And it would be a bit rich to point to nuclear technology lock-in as having anything to do with market choices and market failure.

As Tyler and I argued in the book introduction, there are two possible policies for mitigating inefficient lock-in.

First, government can impose delays on standard adoption in hopes that delay ensures that the best choice is made. But we have to weigh both the losses that accrue in the interval in which no choice is made and the possibility that it's only through market experimentation that we can discover which standard really is best. The techies would have chosen BetaMax over VHS; it was user choice that showed that what mattered most was recording duration, not picture quality. Delay in that case probably would have enforced the inferior product choice.

A second policy option would be helping in coordinating ex post moves away from inefficient standards. But even this is perilous: just look at how many people would still want to force us all to flip from QWERTY to DVORAK. And do we really want to open up that avenue for lobbying?


  1. Eric, I'm wondering what you think about the problem Japan is facing with blackouts. The east and west islands are on different systems (one German 50hz, the other American 60 hz). There's a bottleneck is transmitting across the systems. NPR suggests that the systems would have been reconciled years ago except for economic interests protecting monopolies.

    Wikipedia gives several examples of systems that have been reconciled over the years.

  2. @John: I really don't know much about that case beyond what's in the links. I'd want to know a lot more about regulation in the Japanese power industry before saying much. On the face of it, it seems utterly absurd to have the two standards. Suppose on the other hand that a whole lot of industrial machinery is geared to either running on 50hz or 60hz. Switching costs then would be substantial.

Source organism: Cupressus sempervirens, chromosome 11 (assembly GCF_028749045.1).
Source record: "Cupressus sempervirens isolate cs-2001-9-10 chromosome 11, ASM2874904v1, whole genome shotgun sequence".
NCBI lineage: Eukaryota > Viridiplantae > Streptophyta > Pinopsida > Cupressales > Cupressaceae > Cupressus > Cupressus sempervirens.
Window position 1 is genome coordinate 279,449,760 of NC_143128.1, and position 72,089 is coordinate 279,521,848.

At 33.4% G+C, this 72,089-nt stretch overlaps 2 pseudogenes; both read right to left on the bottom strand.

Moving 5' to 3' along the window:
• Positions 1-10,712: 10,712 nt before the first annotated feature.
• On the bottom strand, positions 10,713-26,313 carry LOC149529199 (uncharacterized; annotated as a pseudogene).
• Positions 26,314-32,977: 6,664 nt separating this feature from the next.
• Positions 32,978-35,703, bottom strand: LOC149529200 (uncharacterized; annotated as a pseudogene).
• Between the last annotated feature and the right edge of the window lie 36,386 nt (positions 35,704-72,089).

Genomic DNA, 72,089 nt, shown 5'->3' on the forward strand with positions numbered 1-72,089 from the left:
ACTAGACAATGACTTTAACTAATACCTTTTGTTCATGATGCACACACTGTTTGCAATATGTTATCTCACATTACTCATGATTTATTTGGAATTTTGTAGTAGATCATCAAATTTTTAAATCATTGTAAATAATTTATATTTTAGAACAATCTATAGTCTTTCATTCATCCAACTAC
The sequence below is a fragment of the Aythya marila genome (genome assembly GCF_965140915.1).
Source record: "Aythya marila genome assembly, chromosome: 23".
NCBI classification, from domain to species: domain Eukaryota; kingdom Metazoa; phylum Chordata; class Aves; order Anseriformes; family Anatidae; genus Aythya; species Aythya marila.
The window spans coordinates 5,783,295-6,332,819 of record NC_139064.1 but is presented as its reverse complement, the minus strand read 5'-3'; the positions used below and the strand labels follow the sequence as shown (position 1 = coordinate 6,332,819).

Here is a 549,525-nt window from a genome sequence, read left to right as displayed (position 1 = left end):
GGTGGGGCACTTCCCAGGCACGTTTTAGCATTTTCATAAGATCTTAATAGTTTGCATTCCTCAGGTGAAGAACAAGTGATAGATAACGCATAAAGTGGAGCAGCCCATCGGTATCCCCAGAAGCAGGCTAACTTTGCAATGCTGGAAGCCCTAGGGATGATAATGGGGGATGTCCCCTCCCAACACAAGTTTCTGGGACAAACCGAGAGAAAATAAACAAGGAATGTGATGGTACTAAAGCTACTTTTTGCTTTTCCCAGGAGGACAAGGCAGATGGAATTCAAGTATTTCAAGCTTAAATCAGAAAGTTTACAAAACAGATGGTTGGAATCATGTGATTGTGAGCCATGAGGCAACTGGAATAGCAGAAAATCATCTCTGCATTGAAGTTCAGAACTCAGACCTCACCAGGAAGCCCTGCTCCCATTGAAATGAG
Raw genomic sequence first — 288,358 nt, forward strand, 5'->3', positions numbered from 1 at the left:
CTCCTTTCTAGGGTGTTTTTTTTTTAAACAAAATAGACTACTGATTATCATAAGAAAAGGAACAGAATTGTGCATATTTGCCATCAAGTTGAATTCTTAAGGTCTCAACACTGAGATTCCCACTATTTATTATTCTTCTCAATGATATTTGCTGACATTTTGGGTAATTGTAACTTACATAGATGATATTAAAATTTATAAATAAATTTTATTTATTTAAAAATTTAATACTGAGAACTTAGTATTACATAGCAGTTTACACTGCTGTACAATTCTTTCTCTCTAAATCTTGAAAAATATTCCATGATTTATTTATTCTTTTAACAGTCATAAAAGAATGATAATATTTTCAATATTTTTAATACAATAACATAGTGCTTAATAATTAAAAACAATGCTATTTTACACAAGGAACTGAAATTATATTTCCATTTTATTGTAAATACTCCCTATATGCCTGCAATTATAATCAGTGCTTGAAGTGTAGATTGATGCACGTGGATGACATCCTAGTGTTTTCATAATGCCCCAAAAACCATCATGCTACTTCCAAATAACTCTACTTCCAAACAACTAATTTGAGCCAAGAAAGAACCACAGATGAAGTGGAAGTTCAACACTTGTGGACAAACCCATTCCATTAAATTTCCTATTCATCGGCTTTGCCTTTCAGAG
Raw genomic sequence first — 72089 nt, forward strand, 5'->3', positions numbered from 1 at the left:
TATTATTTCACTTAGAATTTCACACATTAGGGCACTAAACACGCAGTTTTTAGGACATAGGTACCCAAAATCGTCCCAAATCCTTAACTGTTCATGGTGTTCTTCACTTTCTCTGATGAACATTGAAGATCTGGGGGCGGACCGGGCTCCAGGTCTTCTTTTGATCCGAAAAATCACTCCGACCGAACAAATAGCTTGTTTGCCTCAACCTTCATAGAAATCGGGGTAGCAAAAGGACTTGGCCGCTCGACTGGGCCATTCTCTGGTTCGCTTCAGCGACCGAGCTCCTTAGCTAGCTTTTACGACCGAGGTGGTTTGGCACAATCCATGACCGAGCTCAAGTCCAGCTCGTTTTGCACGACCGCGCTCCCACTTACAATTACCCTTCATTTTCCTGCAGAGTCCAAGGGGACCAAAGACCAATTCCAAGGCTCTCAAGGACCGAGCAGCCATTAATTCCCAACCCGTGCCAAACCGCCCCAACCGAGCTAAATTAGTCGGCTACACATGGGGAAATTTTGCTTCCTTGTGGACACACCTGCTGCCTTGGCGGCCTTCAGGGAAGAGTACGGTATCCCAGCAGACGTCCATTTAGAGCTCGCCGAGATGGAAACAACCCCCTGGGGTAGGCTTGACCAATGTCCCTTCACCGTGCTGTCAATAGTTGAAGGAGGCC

3. I'm currently learning to use Latex. As far as I can tell, there is very little that Latex can do that the current version of Microsoft Word (with a few add-ins like Mathtype) can't do. My higher-ups tell me that there's a wee bit of snobbery going on with the ubiquity of Latex use, and it's likely that journal-article submissions in Word could get rejected for not having been delivered in Latex.

    I've also been told that Word has previously had nothing on Latex, and it's only recently that Microsoft upped its game. Maybe good-enough versions of Word (and other programs) haven't been around long enough for this to count, but does widespread, unwavering Latex use seem like a bit of path-depdence to you?

  4. @James: LaTex makes things look like science. I'd say more signalling than path dependence.

  5. What about driving on a different side of the road to neighbouring countries? It seems that many countries have overcome this lock-in with government coordinated effort (your policy option 2).

    I also feel that network services are like that - eg, electricity standards, and competition between rail and roads (where a history of road subsidies has made the road network more competitive for haulage than rail, even though there may be long term benefits from a coordinated shift in investment to rail).

    More here

  6. @Cameron: I'm not sure what other entity could coordinate a change from one side of the road to the other; anybody else trying it would be arrested.

    I don't know about the Aussie case, but at least in NZ, the legacy of rail subsidy / subsidy through punitive regulation on trucking has left us with a too-extensive rail network. A few lines are viable; lots of others should be shut down. Road user charges and petrol taxes largely cover roading costs, barring a few boondoggles like Auckland proposed tunnels.